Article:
Despite constant poverty, a criminally irresponsible husband, and the death of three of her children, Angela is a loving mother who retains her sense of humor. Angela must sacrifice her standards of dignity and class in order to provide for her children. Still, she never lowers her expectations for her sons—she raises them to be well-behaved, conscientious, kind, and hardworking men.
Frank often reacts harshly to the measures Angela takes to help her family, condemning her for begging outside a church and later for sleeping with Laman Griffin. However, despite Frank’s hostility to some of her decisions, it is clear that Angela is simply struggling to cope under highly difficult and painful circumstances. McCourt makes it clear that Angela’s first priority is her sons’ welfare.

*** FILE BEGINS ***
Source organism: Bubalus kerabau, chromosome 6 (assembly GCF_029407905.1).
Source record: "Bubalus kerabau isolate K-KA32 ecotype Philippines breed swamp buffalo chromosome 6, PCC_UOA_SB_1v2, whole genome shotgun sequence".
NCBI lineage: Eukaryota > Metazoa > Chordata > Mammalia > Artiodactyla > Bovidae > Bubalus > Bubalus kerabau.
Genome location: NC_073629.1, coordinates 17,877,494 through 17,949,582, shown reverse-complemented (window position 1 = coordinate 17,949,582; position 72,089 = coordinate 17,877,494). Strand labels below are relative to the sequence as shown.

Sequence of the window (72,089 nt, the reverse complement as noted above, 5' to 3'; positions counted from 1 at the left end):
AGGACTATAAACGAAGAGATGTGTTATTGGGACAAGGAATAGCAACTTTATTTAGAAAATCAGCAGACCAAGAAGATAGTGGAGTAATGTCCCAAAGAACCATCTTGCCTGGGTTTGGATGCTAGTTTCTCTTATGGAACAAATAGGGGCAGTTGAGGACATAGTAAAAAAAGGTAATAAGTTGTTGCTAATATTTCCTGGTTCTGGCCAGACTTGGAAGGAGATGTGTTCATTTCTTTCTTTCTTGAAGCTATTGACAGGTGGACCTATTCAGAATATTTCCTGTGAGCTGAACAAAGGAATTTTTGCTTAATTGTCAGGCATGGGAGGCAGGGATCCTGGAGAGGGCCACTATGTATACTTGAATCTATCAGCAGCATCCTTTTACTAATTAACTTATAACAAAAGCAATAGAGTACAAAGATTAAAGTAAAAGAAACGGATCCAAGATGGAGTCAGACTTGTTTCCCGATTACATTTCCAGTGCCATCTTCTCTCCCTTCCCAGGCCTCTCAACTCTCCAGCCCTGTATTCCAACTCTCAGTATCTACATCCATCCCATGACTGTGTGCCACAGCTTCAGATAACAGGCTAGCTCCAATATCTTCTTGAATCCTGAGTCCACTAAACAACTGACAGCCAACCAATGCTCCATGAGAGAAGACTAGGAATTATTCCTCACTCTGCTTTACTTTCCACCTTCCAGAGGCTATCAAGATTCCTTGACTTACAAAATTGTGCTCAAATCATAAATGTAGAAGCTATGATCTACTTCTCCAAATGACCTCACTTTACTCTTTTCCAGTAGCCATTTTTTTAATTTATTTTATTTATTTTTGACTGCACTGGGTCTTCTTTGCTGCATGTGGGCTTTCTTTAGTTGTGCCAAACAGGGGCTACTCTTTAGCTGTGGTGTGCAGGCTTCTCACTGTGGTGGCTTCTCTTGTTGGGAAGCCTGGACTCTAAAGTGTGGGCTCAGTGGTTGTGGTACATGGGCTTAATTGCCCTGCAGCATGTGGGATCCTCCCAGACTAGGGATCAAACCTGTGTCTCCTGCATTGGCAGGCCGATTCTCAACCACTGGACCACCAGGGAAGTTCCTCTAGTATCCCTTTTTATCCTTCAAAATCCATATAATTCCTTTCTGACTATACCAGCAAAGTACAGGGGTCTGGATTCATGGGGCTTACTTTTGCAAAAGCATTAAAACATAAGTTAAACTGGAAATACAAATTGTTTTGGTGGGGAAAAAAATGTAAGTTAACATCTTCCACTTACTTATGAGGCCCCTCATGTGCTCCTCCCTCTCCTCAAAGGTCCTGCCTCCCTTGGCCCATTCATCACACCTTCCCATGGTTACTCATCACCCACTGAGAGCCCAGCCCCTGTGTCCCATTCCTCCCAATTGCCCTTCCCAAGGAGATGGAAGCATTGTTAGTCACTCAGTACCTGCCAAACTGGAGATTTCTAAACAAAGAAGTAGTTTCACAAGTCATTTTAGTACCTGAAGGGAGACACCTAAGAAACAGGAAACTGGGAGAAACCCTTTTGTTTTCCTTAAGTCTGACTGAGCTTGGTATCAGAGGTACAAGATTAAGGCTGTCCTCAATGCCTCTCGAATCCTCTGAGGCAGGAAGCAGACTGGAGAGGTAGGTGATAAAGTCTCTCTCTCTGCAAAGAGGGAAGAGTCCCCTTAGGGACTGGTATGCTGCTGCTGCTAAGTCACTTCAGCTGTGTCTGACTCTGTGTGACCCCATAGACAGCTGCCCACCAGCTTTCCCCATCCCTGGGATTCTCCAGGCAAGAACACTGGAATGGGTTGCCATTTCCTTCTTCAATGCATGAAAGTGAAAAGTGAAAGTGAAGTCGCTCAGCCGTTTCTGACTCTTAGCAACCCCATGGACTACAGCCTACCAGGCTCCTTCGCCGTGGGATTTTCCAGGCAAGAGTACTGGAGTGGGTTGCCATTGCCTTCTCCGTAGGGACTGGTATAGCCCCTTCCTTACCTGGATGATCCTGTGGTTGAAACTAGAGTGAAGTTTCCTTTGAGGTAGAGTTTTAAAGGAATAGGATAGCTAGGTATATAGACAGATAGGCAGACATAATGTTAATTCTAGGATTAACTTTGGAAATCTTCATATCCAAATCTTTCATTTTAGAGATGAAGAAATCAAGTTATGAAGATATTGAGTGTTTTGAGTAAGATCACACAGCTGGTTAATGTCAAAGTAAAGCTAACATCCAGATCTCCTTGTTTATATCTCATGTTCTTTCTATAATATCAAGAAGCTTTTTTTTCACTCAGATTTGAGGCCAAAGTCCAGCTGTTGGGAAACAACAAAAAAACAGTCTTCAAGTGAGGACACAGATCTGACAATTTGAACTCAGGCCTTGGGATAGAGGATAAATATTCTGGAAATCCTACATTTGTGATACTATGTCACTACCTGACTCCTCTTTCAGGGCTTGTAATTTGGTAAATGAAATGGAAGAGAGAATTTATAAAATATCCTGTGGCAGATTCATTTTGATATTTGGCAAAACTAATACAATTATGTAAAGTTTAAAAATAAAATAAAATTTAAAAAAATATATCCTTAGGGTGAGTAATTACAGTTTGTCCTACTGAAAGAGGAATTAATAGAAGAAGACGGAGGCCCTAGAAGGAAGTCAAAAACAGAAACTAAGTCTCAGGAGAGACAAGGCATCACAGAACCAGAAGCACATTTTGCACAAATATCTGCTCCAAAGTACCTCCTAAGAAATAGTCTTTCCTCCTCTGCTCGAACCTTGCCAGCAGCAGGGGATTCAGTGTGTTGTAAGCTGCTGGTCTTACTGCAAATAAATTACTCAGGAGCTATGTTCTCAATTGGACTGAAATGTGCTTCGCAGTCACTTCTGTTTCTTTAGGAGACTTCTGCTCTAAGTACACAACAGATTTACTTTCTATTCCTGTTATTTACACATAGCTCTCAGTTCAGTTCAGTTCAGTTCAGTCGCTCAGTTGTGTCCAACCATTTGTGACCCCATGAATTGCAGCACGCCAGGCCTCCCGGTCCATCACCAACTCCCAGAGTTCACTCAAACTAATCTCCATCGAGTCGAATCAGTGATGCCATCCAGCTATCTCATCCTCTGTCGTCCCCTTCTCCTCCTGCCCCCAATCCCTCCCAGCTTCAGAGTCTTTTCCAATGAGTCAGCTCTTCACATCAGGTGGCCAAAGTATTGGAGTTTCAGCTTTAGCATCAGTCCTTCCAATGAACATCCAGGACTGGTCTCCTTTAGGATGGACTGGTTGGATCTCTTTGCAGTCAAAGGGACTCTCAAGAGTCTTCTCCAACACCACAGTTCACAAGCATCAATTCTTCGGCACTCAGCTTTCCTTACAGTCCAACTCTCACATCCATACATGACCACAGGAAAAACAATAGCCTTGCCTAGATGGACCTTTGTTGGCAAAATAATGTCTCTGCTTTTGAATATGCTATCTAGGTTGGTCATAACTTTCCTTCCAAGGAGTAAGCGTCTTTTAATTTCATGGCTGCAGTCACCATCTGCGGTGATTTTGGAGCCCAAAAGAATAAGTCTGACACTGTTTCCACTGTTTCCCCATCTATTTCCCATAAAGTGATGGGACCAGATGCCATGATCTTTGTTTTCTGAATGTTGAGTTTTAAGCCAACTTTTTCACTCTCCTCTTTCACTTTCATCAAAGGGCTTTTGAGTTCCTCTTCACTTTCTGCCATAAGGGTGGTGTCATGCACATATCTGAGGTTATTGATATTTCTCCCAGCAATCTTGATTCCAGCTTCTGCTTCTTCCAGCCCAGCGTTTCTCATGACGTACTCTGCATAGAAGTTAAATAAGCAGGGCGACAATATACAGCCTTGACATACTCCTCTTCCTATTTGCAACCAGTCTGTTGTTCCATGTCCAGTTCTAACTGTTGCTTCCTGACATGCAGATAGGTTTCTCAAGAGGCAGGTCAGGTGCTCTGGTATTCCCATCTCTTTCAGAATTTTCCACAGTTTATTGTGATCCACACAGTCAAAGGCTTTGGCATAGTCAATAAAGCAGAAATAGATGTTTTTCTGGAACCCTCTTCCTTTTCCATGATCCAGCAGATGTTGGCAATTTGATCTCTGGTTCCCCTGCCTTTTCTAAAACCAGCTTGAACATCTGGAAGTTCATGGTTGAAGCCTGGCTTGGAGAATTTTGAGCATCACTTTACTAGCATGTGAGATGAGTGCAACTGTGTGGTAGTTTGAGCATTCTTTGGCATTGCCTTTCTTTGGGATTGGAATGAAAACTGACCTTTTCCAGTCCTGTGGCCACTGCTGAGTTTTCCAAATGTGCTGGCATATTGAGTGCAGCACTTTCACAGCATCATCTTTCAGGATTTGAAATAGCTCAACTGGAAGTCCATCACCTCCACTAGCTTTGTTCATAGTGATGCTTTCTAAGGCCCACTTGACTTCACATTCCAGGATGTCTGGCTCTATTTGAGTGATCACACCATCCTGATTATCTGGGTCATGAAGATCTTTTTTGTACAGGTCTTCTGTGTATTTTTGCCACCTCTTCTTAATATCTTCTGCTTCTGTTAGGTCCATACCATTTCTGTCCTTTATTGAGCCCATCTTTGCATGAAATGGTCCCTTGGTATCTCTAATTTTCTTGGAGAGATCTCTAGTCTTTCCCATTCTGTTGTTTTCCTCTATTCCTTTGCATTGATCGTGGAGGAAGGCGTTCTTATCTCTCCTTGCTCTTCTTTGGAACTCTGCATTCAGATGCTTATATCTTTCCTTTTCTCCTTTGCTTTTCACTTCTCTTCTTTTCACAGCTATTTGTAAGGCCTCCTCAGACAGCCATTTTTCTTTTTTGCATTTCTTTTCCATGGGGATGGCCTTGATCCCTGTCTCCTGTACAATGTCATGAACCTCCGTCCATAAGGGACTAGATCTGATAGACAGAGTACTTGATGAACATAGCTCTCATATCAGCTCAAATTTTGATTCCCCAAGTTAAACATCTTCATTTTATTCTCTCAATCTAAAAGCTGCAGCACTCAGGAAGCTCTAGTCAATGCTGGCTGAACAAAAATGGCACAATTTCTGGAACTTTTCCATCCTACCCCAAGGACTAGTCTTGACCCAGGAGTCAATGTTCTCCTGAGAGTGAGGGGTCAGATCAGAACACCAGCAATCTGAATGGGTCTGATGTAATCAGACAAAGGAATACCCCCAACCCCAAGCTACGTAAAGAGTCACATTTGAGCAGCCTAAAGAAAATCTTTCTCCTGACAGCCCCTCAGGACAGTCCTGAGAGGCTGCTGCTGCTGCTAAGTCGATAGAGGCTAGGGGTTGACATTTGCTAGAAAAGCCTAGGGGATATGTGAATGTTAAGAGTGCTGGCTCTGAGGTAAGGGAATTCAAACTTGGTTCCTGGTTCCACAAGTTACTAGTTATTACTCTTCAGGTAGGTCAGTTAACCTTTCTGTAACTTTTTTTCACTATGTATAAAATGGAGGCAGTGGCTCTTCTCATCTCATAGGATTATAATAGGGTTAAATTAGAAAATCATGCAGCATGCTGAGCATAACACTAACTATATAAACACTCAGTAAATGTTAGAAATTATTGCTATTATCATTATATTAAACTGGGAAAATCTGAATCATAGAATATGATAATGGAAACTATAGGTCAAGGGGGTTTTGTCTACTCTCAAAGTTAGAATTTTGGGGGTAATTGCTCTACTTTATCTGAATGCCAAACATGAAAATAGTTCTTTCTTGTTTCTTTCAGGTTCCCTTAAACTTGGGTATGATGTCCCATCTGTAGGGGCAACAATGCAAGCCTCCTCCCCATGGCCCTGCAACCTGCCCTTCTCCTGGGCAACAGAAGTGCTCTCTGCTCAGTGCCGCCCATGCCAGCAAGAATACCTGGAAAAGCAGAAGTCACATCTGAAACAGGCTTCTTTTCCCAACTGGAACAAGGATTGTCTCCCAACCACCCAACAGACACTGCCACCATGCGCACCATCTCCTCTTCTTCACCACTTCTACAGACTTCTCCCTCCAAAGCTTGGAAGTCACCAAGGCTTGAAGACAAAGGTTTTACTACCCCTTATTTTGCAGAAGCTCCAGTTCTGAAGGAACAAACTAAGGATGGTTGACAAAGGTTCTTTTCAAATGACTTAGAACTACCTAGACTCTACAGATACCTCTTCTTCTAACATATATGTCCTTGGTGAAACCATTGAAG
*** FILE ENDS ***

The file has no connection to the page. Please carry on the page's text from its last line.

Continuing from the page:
Pa Keating picked up Eugene, not Malachy, and then aunt Aggie started to cry
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The intepretation here is incorrect. In an interview, Frank McCourt explained that the book was called Angela's Ashes because the two books, Angela's Ashes and 'Tis, were supposed to be one book. As it worked out, however, they were split into two books, with Angela's Ashes ending with the word 'Tis' and 'Tis ending with Angela's ashes being scattered.
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